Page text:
That first year, Mariah took the novice bronze. Morgan was 17th among the senior ladies, but she did well enough in her short program to earn a spot on the network broadcast.

It was enough to make her stop doubting all the sacrifices, the missed parties and classes and normal teenage years.

“When I made my first nationals, I was walking around a mall with my dad, before I went and skated my long (program,)” she said. “And I saw all these kids there my age, and this was their thing to do on a Saturday. And I was as getting ready to go skate on national television.”

The Bells had finally made it, but there was more work to be done and more sacrifices to be made.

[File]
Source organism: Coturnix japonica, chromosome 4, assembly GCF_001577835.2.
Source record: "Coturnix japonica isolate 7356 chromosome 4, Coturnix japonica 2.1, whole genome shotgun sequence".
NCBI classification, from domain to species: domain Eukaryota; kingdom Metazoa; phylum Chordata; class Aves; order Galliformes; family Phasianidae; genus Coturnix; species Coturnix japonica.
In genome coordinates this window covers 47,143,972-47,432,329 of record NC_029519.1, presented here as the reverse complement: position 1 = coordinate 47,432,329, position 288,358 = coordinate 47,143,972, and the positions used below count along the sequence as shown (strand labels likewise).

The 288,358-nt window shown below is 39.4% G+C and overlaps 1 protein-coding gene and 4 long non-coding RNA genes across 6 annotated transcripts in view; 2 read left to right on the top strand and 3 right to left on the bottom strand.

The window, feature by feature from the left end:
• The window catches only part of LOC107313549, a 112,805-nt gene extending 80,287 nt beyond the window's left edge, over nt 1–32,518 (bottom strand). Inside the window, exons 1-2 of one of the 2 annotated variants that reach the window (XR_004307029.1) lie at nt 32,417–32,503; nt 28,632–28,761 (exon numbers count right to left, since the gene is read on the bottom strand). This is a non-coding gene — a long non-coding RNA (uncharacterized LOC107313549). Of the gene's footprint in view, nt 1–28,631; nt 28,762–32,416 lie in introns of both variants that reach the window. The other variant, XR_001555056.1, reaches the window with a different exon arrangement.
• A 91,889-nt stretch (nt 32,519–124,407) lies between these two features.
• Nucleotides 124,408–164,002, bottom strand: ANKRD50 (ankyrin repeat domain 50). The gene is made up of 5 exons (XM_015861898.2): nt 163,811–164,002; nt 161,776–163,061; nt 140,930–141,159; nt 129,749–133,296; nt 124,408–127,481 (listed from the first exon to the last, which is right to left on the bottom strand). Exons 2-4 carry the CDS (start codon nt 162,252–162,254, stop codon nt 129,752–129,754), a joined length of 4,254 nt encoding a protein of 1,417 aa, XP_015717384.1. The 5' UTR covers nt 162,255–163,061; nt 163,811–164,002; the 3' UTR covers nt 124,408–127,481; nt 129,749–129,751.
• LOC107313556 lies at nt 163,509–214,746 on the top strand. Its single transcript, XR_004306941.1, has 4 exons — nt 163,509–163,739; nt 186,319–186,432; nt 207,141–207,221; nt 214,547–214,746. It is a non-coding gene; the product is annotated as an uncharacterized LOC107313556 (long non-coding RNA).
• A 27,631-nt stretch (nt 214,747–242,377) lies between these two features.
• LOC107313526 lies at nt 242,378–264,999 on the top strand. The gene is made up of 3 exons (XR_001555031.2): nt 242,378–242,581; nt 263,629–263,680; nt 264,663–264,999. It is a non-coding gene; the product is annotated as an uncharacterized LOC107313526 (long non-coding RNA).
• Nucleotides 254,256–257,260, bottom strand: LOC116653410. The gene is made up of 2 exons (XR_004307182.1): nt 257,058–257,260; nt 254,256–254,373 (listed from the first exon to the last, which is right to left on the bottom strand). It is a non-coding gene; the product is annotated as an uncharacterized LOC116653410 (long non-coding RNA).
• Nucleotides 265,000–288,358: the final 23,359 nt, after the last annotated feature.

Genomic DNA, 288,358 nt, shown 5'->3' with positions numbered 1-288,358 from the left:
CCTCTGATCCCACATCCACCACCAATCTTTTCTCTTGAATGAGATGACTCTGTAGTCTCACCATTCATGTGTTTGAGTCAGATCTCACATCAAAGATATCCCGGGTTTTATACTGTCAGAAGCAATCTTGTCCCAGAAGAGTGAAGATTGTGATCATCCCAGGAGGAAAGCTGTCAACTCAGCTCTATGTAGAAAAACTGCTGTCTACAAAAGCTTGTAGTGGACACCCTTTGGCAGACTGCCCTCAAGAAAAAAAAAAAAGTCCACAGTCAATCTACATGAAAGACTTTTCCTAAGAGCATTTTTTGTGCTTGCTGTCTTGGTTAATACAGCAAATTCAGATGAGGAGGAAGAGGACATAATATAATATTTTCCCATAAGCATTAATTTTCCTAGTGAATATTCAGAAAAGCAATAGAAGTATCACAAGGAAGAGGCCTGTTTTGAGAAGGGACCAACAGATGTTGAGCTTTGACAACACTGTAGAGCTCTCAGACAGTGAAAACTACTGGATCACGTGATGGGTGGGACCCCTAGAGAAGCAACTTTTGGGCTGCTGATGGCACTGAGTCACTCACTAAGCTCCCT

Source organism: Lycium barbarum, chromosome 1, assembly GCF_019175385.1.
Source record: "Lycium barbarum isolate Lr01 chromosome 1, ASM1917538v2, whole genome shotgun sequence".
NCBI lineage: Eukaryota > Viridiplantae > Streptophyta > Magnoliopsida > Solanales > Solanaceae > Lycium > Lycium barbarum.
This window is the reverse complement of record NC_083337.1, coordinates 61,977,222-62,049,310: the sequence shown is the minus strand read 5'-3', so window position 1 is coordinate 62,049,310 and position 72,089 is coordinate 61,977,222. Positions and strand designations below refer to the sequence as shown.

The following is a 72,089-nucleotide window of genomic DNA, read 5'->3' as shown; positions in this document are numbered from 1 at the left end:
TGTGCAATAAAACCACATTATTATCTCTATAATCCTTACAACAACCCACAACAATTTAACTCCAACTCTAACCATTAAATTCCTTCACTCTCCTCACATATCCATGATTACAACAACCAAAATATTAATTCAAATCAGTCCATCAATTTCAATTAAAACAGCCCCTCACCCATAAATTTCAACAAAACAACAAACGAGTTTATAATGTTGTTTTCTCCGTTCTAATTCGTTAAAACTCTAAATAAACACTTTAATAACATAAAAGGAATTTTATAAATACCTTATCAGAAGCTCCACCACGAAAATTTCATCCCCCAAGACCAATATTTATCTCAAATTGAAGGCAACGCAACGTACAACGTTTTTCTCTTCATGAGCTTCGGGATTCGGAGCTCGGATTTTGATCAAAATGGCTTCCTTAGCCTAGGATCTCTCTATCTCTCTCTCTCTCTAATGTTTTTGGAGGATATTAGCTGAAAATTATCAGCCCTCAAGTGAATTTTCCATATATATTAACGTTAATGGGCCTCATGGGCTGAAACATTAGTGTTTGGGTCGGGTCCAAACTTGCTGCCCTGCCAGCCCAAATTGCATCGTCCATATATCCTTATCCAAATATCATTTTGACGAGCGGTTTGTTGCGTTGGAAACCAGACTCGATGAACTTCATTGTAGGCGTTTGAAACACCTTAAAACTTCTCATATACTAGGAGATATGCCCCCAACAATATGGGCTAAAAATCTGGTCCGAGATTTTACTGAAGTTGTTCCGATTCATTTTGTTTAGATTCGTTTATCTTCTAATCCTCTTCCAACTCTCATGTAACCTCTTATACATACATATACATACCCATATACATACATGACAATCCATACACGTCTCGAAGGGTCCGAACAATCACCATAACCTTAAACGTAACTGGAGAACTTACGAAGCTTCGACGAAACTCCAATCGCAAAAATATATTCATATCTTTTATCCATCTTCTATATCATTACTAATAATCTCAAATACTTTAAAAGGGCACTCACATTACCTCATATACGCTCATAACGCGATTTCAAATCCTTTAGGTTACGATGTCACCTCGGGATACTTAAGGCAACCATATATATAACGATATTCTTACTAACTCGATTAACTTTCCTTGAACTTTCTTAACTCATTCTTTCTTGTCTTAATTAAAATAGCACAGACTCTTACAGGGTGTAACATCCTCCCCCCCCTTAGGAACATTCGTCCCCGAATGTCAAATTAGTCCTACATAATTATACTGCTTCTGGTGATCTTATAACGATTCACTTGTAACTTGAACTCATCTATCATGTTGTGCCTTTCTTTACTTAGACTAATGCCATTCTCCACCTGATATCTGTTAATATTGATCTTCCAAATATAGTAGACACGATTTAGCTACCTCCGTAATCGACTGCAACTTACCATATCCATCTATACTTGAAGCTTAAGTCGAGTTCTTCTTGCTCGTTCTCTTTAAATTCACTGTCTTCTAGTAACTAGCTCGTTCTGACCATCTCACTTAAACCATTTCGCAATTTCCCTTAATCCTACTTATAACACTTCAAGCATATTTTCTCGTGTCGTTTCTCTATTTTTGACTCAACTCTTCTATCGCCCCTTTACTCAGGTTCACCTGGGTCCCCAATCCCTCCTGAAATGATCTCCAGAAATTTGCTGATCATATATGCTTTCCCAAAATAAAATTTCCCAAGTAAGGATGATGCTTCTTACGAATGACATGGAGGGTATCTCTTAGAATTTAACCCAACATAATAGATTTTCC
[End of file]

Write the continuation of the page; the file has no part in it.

Team Bell grew. There were the parents, of course, but also two primary coaches, a coach to focus on spins and one to focus on jumps. There was a choreographer, a costume designer, someone to sharpen their blades.

The cost of a skating career varies, but it's never cheap. Ashley Wagner, the defending national champion whom Morgan will have to face in competition, put the cost at close to $80,000 per year, per skater.

“Financially, we've got to be pretty focused,” Andy said. “Everything centers on skating.”

Last year, both sisters again qualified for nationals. Mariah moved up to junior level and finished fifth. Morgan, competing again at the senior level, was 18th.

The older Bell was disappointed, but she wasn't done. She kept training, took time off from college after finishing her associate's degree. This year, she said, should be better. She'll skate for the first time tonight.